Greenhouse Music

7 Reasons piano lessons are great for your kids.

I was eight when I started formal lessons.....

those first few years I wasn’t all that great at practicing. Flash forward two years and piano became my main passion. Now I teach students all over the world with piano lessons being my main source of income for my family.

I regularly tell my parents I’m grateful they stuck it out. Not only because it became my career, but because piano helped in many areas of my life. Get ready to see how it can be beneficial to your kids’ lives as well. Here are seven reasons why you should get your child into piano lessons. 


Take a look at your child the next time they do something REALLY well. That smile, that posture, that excitement of “wow, I did that by myself”. There is a pride that comes when kids are able to play songs they know. Or they are able to play songs their teacher just showed them. This healthy type of pride encourages them to keep going and continue to try new things with confidence.


Just about every parenting expert out there is going to share how beneficial it is for kids to have a solid routine. Kids thrive off o routines that are predictable, but they also will become more productive as they set time boundaries and expectations for their daily tasks. Adding an instrument like the piano to their daily accomplishments encourages the idea that discipline and routine are healthy additions to one’s life. 


I once heard a former piano teacher say: “Every proficient piano-playing child that has come across my bench, is exceptional at either Math or Language Arts, or both.” As someone who has been teaching for over a decade, I 100% agree with this statement. Many of my students that are showing progress through consistent practice time and discipline are seeing that seep into other subjects of study. 


Learning how to read music is learning another language. This is why it’s so easy to get a little caught off guard by the learning curve. (Especially if an adult is learning it for the first time.) 

When languages are introduced at a young age studies show time and time again how it is not only beneficial but it’s easier for the brain to make those connections. 

A study done in 2012 shows that learning the language of musical influences linguistic abilities in a positive way. 

“Musical training has been shown to positively influence linguistic abilities. To follow the developmental dynamics of this transfer effect at the preattentive level.”*

Chobert J., François C., Velay J.-L., Besson M. (2012). Twelve months of active musical training in 8- to 10-year-old children enhances the preattentive processing of syllabic duration and voice onset time. Cereb. Cortex 23, 3874–3887 10.1093/cercor/bhs377 [PubMed] [CrossRef] [Google Scholar]


The Covid-19 pandemic led to a spotlight on mental health. It is becoming increasingly talked about, especially in adolescents. 

Not only has playing the piano shown great progress in patients with neurological diseases like Alzheimer's and Dementia. But music has been known to have a positive release of dopamine hormones in the brain. With anxiety and depression hitting lower ages every decade, an increase in children’s music education can help fight that on the front.*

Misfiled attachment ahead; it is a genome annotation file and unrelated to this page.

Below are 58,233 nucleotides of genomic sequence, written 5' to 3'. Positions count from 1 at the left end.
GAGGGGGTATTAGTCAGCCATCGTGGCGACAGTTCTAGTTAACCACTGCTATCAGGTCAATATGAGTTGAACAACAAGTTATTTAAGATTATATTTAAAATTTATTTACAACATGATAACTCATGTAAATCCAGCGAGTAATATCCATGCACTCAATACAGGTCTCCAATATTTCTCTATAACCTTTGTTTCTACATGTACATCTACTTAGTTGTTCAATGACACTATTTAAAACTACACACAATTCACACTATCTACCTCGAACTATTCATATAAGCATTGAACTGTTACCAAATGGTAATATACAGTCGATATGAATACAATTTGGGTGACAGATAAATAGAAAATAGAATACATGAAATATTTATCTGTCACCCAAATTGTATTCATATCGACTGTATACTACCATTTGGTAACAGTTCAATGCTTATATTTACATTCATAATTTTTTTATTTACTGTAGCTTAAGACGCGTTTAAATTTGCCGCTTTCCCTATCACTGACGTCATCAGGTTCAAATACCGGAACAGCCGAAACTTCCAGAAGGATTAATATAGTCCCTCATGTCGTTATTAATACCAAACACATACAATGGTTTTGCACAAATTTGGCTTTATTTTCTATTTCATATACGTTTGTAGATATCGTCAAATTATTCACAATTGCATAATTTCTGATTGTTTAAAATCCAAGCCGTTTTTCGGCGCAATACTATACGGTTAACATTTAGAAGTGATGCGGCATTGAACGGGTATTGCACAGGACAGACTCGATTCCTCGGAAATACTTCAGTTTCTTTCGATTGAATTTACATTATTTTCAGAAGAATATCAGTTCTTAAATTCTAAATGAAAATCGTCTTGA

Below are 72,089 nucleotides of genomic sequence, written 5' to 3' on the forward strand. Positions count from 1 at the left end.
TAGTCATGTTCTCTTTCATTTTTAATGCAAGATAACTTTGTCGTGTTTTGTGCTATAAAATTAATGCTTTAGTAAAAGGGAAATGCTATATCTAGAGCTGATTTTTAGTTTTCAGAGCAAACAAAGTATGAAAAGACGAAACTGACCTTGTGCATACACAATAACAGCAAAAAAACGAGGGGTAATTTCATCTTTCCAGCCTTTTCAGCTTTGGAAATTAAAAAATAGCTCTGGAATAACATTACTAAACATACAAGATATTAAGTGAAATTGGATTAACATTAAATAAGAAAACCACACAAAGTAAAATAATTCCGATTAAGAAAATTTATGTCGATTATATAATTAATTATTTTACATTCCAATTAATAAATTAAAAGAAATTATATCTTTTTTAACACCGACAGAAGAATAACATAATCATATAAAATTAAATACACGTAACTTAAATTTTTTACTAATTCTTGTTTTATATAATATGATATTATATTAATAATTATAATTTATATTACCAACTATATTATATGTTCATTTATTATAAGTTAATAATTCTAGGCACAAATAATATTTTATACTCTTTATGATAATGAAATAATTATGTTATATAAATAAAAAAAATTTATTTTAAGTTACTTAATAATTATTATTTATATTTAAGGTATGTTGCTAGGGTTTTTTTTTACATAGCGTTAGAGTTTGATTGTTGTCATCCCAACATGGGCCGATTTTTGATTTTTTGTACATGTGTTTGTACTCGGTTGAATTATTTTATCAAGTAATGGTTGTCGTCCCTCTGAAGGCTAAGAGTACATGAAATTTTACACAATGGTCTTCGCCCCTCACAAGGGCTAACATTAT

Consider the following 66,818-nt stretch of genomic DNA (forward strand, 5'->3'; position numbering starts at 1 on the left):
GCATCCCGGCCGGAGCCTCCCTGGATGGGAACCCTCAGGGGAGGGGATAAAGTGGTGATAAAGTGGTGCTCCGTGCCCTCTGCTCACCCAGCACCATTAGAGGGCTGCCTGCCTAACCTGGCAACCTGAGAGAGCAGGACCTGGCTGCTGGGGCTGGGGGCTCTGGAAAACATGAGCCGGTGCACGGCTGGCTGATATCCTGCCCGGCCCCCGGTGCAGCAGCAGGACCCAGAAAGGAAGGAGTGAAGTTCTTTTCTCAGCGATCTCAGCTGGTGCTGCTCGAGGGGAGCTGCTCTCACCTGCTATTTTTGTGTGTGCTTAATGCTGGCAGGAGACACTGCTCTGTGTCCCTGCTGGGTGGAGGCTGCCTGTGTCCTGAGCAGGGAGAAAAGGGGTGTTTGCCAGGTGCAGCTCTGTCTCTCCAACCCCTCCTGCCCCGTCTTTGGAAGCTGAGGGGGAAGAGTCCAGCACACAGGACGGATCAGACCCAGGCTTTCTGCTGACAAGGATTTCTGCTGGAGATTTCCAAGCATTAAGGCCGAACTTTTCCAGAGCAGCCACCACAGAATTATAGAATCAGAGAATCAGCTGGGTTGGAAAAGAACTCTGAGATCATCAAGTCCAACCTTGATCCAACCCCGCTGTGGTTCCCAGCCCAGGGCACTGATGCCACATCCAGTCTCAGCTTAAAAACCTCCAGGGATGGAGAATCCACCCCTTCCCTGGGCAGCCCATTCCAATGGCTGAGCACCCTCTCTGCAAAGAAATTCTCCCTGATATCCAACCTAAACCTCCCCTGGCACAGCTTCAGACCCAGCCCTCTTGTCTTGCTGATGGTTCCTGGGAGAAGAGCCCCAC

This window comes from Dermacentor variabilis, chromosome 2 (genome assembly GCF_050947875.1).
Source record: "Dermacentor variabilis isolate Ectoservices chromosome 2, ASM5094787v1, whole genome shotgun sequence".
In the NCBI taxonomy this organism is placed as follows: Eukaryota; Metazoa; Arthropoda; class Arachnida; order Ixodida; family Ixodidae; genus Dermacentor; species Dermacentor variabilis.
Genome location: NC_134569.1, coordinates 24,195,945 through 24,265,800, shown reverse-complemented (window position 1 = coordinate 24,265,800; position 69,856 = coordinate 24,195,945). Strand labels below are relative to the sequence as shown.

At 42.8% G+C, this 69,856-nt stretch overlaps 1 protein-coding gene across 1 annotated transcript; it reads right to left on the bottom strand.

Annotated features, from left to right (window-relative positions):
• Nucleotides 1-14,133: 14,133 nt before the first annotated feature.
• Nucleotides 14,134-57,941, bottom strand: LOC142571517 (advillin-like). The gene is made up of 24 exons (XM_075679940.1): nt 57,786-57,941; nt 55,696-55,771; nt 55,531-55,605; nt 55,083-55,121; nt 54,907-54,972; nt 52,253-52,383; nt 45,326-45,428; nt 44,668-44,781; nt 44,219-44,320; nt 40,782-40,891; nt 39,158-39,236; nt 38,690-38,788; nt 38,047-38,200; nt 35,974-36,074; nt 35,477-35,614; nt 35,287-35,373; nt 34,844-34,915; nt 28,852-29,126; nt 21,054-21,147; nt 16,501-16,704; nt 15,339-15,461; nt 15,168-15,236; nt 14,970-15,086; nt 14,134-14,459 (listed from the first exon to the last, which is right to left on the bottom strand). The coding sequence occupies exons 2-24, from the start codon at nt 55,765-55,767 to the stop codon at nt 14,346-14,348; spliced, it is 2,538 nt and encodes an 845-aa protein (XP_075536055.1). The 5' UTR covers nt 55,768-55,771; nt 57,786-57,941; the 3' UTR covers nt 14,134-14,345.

Beck A. T., Ward C. H., Mendelson M., Mock J., Erbaugh J. (1961). An inventory for measuring depression. Arch. Gen. Psychiatry 4, 561 10.1001/archpsyc.1961.01710120031004 [PubMed] [CrossRef] [Google Scholar]


One incredible fact that I love to tell my students is that scientists have found that when you play piano your brain shows strong activity in both hemispheres. 

The bridge that connects the left and right hemispheres is known as the Corpus Callosum. This bridge allows messages to cross both sides of the brain.
Essentially, the piano opens up an overpass and allows a lot of fun neurons to speed through. They take faster and more diverse routes, opening up new pathways and engaging with new areas. Cool right?

 Brown S,  Martinez MJ,  Parsons LM. Music and language side by side in the brain: a PET study of the generation of melodies and sentences, 2006, vol. 23 10(pg. 2791-2803)


Okay, what parent doesn’t want their child to be or become a good listener? My kids are in the toddler stage. ( I currently have three toddlers and not enough coffee) Listening skills are not at their finest in my home, however… When I started teaching toddler music classes in our area, I began to see an improvement in listening skills in my oldest. I also had parents share how well their kids were listening especially when it came to learning music. In my classes, the kids got into a routine, and I was able to get 6-8 toddlers listening to my quick lessons even when the fire department showed up at my home out of the blue. (Yes, this happened in the middle of a toddler music class.) Fire trucks outside, and I still had preschoolers hanging on to my every word? I wouldn’t believe it if I wasn’t there. 

It’s true, not only will kids start to recognize tones and melodies a lot quicker, but that listening skills will start to cross over into other areas of their lives. Pretty much a parent’s dream. Am I right?


There are MANY other benefits and ways that piano can be a positive influence on your child’s life, but you won't see that impact until they start. It also doesn’t take long for beautiful melodies to start pouring out. Not sure how to get started? Well, check out the easy go-at-your-own-pace lessons we have click below!

We are happy to help your kid build their passion for learning.

Created with